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For a Few Dollars More...Spaghetti Westerns and the Federal Debt

For a Few Dollars More...Spaghetti Westerns and the Federal Debt

January 08, 2024

Sergio Leone was an Italian film director, producer, and screenwriter. He was credited as the pioneer of the Spaghetti Western genre. He is widely regarded as one of the most influential directors in the history of cinema. Sergio also introduced us to Clint Eastwood as the Man With No Name in the trilogy of films, Fistful of Dollars, For a Few Dollars More, and The Good, The Bad and The Ugly.

Source: Rotten Tomatoes

What may surprise many of you is that Mr. Rosche, my high school geometry teacher, thought that the ending scene of For a Few Dollars More included one of the best math lessons he had ever seen in a movie. The scene involves Clint Eastwood and Lee Van Cleef, who formed an unlikely partnership as bounty hunters. As Mr. Rosche and all of my teachers were fond of saying, “Math is a REAL thing!!”

 In the movie's final scene, Clint Eastwood is trying to add up the bounties for all the bad guys they have killed. However, he can’t seem to get the numbers to add up correctly. This is because one of the bad guys has escaped and was not on the cart with the others. Luckily, Clint Eastwood hears him trying to sneak up and resolves the issue in a very Western movie-like way. This leads to the following famous exchange between the partners. 

Col. Douglas Mortimer (Van Cleef): Any trouble, boy?

Monco (Eastwood): No, old man. Thought I was having trouble with my adding. It's all right now.

 For those of you who would like a reminder, a YouTube clip of this famous Western scene is included below. Please remember that this is a Western and includes shootouts typical of the genre. 

For a Few Dollars More (10/10) Movie CLIP - Corpse Math 1965

Unfortunately, the United States government also has a problem with its adding. This is because the government keeps adding to its federal debt at a rate that does not appear to be sustainable.

In early December, a check of the US debt clock shows that we are now rapidly approaching $34 trillion of debt. You may remember that when President Biden and then House Speaker McCarthy agreed on June 2nd, the current debt ceiling at that time was $31.4 trillion. This means that in just six months, we have added $2.5 trillion to the government’s credit card balance. Our federal debt has grown by more than 7% during 2023.

Many people are surprised to find that the biggest holder of the bonds issued by the US treasury is the federal government itself. The government currently holds approximately 40% of its own outstanding debt, as you can see in the chart below.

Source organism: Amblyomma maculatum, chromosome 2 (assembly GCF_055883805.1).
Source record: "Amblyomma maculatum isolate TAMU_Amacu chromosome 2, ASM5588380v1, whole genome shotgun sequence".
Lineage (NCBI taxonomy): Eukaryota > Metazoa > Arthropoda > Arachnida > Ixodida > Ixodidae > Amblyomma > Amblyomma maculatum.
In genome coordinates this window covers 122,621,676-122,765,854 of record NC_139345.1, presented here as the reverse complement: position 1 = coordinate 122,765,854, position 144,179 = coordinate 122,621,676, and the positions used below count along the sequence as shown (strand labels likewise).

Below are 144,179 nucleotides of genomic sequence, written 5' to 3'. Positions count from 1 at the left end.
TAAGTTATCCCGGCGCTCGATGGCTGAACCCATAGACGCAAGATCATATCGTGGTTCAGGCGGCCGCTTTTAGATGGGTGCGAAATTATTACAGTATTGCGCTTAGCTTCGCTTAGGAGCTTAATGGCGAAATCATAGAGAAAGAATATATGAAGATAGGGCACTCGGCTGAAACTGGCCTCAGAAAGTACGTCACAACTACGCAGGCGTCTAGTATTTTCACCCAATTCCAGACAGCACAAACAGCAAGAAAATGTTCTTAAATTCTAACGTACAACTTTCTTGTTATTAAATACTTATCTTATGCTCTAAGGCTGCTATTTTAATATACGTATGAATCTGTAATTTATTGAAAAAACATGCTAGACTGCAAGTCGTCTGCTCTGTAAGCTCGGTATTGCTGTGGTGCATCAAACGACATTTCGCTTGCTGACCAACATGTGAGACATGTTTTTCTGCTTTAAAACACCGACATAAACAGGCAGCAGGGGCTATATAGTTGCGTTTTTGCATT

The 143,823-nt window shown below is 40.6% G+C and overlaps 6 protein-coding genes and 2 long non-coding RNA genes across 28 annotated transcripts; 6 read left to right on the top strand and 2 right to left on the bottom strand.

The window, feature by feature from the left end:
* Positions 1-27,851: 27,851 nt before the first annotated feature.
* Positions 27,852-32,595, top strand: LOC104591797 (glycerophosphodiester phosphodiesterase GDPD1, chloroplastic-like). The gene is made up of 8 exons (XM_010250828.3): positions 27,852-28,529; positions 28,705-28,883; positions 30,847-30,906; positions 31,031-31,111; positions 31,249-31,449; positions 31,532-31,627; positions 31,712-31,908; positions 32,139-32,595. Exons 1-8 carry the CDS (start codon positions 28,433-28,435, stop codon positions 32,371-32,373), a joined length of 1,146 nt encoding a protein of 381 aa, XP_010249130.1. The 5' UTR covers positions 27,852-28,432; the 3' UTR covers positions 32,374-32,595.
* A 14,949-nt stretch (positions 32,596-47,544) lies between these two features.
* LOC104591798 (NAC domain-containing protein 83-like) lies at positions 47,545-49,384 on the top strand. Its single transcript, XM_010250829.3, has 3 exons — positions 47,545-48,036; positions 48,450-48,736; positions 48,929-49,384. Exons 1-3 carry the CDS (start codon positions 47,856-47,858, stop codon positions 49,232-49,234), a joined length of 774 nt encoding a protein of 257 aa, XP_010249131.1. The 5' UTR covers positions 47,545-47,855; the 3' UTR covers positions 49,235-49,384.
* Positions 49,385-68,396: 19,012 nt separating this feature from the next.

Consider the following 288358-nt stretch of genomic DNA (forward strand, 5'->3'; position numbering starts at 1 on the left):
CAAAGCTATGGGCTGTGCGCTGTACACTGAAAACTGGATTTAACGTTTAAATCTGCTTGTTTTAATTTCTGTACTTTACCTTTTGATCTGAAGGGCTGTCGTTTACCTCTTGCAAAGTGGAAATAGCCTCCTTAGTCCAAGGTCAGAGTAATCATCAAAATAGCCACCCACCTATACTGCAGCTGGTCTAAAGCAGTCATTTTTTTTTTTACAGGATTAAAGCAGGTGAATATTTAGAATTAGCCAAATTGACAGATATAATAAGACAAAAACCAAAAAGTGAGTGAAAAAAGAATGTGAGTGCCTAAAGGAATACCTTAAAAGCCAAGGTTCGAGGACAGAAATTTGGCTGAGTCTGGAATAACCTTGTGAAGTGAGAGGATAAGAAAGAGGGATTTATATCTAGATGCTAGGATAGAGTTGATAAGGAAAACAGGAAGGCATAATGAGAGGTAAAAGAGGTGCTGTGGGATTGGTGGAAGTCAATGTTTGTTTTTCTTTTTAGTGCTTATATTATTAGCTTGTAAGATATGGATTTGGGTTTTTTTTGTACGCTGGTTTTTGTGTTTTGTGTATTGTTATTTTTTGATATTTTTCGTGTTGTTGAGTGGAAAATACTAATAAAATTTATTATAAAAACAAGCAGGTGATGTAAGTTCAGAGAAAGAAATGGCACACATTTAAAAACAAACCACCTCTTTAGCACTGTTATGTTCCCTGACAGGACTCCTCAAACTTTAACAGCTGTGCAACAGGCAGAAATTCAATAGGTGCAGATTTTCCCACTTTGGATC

Another 35% is held by entities such as mutual funds, banks, state and local governments, pension, funds, and insurance companies. Finally, approximately 24% of the federal debt is held by foreign entities and governments.

There has been considerable concern about the amount of federal debt that is held by Japan and China. The total amount of US debt that is held by foreign entities is now $7.7 trillion, near a record high. However, over the last 10 years, both countries have decreased their direct holdings of US government bonds, as you can see in our second chart below.

I will be addressing other issues related to our federal debt and what the implications of this may be for our children and our economy soon. It is important to remember our federal debt grew dramatically after the government bailouts related to the 2007-2008 Great Financial Crisis. At that time, it did not become as big of an issue as we would have anticipated because the Federal Reserve Bank was holding interest rates at artificially low levels.

We first crossed $20 trillion of federal debt in September 2017. If the average government bond interest rate at that time was 2%, it meant the government was paying $400 billion in interest costs. As Mr. Rosche would remind us, simple math tells us that $34 trillion of debt at a time when government bonds are renewing for 4%-5% interest rates creates more than $1 trillion a year of additional interest expense. This is money the government is going to have to pay from the taxes they collect from all of us, and we get no additional benefits or services for this expense.

All of this should leave politicians, Treasury, and Federal Reserve Bank leaders feeling like they are having problems with their adding. They certainly have a math problem. However, the math problem is on both sides of the ledger. They can only raise taxes or cut spending so much. They do not have a quick way to close the gap like Clint Eastwood did in the movie above.

We know that the government needs A Few Dollars More. We will continue to watch government fiscal and monetary policy to help determine how it may impact you, our trusted friends, and clients. We will continue to communicate with you about these issues. We feel it is important for you to be informed and understand what is going on as we continue “Moving Life Forward”.

© 2024 Jesse Hurst

The views stated are not necessarily the opinion of Cetera and should not be construed directly or indirectly as an offer to buy or sell any securities mentioned herein. Due to volatility within the markets mentioned, opinions are subject to change without notice. Information is based on sources believed to be reliable; however, their accuracy or completeness cannot be guaranteed. Past performance does not guarantee future results.

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